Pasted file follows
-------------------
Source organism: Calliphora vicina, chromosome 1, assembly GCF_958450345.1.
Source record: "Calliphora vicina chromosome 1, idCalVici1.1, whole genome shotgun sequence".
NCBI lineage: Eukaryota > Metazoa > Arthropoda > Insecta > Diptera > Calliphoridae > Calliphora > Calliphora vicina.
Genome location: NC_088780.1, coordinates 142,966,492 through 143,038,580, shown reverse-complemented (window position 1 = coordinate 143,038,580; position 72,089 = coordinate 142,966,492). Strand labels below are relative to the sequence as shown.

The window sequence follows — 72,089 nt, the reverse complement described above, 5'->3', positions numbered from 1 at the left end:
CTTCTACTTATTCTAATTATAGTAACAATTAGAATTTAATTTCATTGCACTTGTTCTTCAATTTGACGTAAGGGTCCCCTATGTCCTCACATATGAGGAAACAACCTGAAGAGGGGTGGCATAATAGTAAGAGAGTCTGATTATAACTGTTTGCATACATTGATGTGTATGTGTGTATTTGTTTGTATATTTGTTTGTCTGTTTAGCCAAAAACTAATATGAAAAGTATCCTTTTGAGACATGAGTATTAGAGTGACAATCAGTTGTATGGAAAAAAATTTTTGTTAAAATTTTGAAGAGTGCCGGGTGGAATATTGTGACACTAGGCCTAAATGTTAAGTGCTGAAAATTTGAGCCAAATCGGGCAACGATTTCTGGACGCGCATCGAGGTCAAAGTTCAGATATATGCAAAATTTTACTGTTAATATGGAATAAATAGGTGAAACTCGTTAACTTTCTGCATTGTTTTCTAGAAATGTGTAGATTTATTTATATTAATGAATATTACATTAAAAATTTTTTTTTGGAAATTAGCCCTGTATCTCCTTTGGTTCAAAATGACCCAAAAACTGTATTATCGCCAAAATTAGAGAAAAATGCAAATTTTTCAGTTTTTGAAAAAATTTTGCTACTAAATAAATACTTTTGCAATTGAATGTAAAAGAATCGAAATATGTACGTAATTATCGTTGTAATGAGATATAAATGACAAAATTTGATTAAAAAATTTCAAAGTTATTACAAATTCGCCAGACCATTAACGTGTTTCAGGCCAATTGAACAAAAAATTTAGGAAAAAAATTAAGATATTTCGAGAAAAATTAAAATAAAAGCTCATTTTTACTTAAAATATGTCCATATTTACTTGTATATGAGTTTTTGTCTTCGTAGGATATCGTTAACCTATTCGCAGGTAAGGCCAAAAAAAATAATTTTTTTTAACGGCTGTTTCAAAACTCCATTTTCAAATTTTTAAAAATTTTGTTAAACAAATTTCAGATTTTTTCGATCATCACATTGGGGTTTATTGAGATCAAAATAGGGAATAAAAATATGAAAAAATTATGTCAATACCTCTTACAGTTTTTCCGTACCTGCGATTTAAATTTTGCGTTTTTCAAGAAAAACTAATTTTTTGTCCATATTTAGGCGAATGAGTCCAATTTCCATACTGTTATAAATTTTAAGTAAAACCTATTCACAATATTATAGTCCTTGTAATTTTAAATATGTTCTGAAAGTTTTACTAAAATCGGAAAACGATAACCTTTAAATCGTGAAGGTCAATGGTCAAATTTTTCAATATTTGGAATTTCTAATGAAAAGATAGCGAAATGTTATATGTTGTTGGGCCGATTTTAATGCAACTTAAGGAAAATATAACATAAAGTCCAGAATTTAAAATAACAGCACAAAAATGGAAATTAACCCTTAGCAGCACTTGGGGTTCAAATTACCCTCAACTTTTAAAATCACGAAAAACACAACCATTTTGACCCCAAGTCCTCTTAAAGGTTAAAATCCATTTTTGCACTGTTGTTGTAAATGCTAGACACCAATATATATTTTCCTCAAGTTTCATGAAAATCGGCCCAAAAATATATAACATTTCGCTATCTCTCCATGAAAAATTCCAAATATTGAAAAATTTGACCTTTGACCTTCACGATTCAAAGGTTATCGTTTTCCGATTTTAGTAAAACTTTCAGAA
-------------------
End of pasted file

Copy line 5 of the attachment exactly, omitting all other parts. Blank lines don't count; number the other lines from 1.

The window sequence follows — 72,089 nt, the reverse complement described above, 5'->3', positions numbered from 1 at the left end: